Today, at a time when Jews are essentially treated as WASPs when they apply to elite private colleges, and Irish-, Italian- and Polish-Americans have become overwhelmingly middle-class, all of this sounds like the quaint mythology of an unrecognizable time. And to a great extent, it is. But the dilemma of assimilation never really went away, and in the past decade, it has re-emerged as powerfully as ever.

WE ALL KNOW the reason why. The foreign-born population of the United States was less than 10 million when the nation's borders were opened up by law in 1965; today it is nearly 40 million. About a quarter of this immigrant cohort has arrived from Asia; to a great extent, that portion is middle-class and upwardly mobile and has attracted comparatively little controversy. It is the 20 million immigrants from Latin America, a majority from Mexico and many of them in this country illegally, who have returned the question of assimilation to the forefront of public debate.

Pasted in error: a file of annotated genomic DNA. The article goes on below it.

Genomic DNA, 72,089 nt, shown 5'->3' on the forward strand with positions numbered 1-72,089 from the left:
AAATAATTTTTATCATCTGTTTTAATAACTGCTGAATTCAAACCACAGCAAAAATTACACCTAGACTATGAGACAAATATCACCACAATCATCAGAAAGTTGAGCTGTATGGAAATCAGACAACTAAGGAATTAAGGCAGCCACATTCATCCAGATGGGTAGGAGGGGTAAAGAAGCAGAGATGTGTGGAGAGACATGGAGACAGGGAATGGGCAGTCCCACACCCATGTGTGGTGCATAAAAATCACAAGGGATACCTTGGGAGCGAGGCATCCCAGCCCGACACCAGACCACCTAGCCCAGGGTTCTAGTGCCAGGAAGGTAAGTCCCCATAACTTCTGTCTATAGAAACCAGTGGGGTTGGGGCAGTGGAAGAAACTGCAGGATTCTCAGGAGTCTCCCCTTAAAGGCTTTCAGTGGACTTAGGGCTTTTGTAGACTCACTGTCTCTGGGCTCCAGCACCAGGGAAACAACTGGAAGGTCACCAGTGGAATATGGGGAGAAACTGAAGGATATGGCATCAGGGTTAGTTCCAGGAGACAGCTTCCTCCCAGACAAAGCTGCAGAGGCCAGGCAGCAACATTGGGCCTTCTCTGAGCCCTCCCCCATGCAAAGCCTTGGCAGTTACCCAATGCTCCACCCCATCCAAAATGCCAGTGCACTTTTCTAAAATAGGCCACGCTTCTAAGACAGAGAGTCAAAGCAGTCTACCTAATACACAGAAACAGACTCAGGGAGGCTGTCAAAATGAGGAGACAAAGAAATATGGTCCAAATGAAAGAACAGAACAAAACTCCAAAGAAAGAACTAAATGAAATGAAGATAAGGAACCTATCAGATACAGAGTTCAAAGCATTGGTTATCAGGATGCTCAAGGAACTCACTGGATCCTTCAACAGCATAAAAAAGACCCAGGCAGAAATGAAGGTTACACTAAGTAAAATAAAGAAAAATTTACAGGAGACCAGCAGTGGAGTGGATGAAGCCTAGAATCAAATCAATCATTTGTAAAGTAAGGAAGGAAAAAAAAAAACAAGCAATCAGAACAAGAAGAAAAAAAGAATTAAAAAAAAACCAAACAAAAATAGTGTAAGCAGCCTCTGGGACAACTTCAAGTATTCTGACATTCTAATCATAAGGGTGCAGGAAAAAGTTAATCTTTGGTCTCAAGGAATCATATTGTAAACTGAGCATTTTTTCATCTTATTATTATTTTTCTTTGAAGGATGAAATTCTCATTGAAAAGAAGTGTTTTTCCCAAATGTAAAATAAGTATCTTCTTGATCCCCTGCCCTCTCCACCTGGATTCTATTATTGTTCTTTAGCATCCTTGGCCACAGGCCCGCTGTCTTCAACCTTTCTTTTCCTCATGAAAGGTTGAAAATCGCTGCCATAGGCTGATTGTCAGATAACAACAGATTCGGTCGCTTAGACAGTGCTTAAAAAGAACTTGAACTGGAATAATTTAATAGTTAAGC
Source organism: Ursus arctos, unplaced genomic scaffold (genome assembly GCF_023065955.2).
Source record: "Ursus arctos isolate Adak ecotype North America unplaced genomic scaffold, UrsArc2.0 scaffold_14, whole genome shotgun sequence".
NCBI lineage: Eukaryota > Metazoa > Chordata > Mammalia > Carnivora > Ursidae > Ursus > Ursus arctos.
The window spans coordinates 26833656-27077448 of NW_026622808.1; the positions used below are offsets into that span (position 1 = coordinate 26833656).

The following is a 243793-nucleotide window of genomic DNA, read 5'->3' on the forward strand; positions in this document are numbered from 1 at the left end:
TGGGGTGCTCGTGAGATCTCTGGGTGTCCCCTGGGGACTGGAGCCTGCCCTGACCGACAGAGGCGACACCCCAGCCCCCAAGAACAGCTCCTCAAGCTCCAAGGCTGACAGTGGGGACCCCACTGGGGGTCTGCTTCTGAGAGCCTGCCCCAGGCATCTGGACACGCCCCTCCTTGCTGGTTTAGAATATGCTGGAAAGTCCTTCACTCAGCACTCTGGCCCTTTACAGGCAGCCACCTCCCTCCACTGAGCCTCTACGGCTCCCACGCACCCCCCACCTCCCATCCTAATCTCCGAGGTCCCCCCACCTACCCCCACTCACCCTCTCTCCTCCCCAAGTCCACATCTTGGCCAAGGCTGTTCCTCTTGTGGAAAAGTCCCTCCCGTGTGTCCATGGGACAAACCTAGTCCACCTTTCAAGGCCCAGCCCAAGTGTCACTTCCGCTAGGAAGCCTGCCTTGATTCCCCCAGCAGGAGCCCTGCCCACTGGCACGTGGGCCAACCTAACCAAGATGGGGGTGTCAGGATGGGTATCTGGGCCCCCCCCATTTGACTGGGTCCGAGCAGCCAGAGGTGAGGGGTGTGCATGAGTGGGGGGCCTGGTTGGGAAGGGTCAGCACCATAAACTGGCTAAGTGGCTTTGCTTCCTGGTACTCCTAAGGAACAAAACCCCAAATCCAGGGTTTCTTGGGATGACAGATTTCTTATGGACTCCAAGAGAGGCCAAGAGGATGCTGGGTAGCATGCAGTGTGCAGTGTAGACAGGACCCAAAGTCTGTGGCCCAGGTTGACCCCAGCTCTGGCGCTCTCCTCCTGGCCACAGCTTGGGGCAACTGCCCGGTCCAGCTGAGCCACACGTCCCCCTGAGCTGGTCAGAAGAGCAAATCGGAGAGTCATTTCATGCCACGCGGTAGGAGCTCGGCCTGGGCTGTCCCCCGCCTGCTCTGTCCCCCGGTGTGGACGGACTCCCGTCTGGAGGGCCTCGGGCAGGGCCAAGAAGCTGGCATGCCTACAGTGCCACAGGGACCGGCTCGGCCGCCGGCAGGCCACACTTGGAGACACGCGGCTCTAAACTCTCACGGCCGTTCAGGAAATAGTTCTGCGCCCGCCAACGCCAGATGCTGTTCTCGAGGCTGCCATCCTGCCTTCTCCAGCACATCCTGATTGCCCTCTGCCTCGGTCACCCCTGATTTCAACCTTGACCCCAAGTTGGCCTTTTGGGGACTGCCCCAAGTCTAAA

And it was no less a figure than Harvard University political scientist Samuel Huntington, by no means a proponent of crude racism, who raised the issue most bluntly in his 2004 book "Who Are We: The Challenges to America's National Identity."

Well aware that the assimilation issue had been a red herring for most of the nation's history, Huntington nevertheless insisted that it was relevant in dealing with Mexican immigrants in the past couple of decades. He offered some provocative numbers: Rates of high-school graduation for the Mexican-born in America were roughly half those of the foreign-born population as a whole. Poverty rates for Mexican immigrants in 1998 were more than double those of any Asian group and considerably higher than the rates for other Hispanic newcomers. Mexicans were much more likely to marry within their own ethnic enclave than any other immigrant population, and more likely to identify emotionally with their country of origin than with their adopted home.

In short, Huntington insisted, the massive Mexican immigration of the 1980s and '90s constituted "a major potential threat to the cultural and possibly political integrity of the United States." Nativists may have cried wolf over and over again in earlier centuries, but now the nation was faced with the genuine prospect of a large alien enclave likely to plague it for decades. In his view, the Mexican influx was simply so large that historical comparisons suggesting more rapid assimilation were irrelevant. Mexicans in America were generating such a large in-group that they had relatively little incentive to venture out of it.